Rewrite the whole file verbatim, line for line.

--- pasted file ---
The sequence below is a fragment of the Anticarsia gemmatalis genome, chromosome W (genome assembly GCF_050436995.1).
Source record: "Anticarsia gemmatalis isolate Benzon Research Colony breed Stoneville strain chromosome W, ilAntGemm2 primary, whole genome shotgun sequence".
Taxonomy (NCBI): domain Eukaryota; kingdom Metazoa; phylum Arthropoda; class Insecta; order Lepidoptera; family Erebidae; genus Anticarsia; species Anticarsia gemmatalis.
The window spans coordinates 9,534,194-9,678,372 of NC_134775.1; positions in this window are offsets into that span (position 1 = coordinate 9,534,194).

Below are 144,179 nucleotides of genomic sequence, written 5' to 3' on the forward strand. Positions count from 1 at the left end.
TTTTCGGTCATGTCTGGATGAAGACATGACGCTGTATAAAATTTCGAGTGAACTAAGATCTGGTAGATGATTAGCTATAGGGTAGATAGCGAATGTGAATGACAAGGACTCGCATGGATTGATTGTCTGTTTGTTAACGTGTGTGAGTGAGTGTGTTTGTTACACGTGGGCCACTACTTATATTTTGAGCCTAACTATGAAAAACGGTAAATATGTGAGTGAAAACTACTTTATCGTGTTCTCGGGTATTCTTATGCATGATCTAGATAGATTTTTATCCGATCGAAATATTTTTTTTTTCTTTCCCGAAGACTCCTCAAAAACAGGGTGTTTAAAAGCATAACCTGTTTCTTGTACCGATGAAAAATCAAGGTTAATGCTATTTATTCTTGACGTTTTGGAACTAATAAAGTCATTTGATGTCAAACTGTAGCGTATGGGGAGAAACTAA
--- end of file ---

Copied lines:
The sequence below is a fragment of the Anticarsia gemmatalis genome, chromosome W (genome assembly GCF_050436995.1).
Source record: "Anticarsia gemmatalis isolate Benzon Research Colony breed Stoneville strain chromosome W, ilAntGemm2 primary, whole genome shotgun sequence".
Taxonomy (NCBI): domain Eukaryota; kingdom Metazoa; phylum Arthropoda; class Insecta; order Lepidoptera; family Erebidae; genus Anticarsia; species Anticarsia gemmatalis.
The window spans coordinates 9,534,194-9,678,372 of NC_134775.1; positions in this window are offsets into that span (position 1 = coordinate 9,534,194).

Below are 144,179 nucleotides of genomic sequence, written 5' to 3' on the forward strand. Positions count from 1 at the left end.
TTTTCGGTCATGTCTGGATGAAGACATGACGCTGTATAAAATTTCGAGTGAACTAAGATCTGGTAGATGATTAGCTATAGGGTAGATAGCGAATGTGAATGACAAGGACTCGCATGGATTGATTGTCTGTTTGTTAACGTGTGTGAGTGAGTGTGTTTGTTACACGTGGGCCACTACTTATATTTTGAGCCTAACTATGAAAAACGGTAAATATGTGAGTGAAAACTACTTTATCGTGTTCTCGGGTATTCTTATGCATGATCTAGATAGATTTTTATCCGATCGAAATATTTTTTTTTTCTTTCCCGAAGACTCCTCAAAAACAGGGTGTTTAAAAGCATAACCTGTTTCTTGTACCGATGAAAAATCAAGGTTAATGCTATTTATTCTTGACGTTTTGGAACTAATAAAGTCATTTGATGTCAAACTGTAGCGTATGGGGAGAAACTAA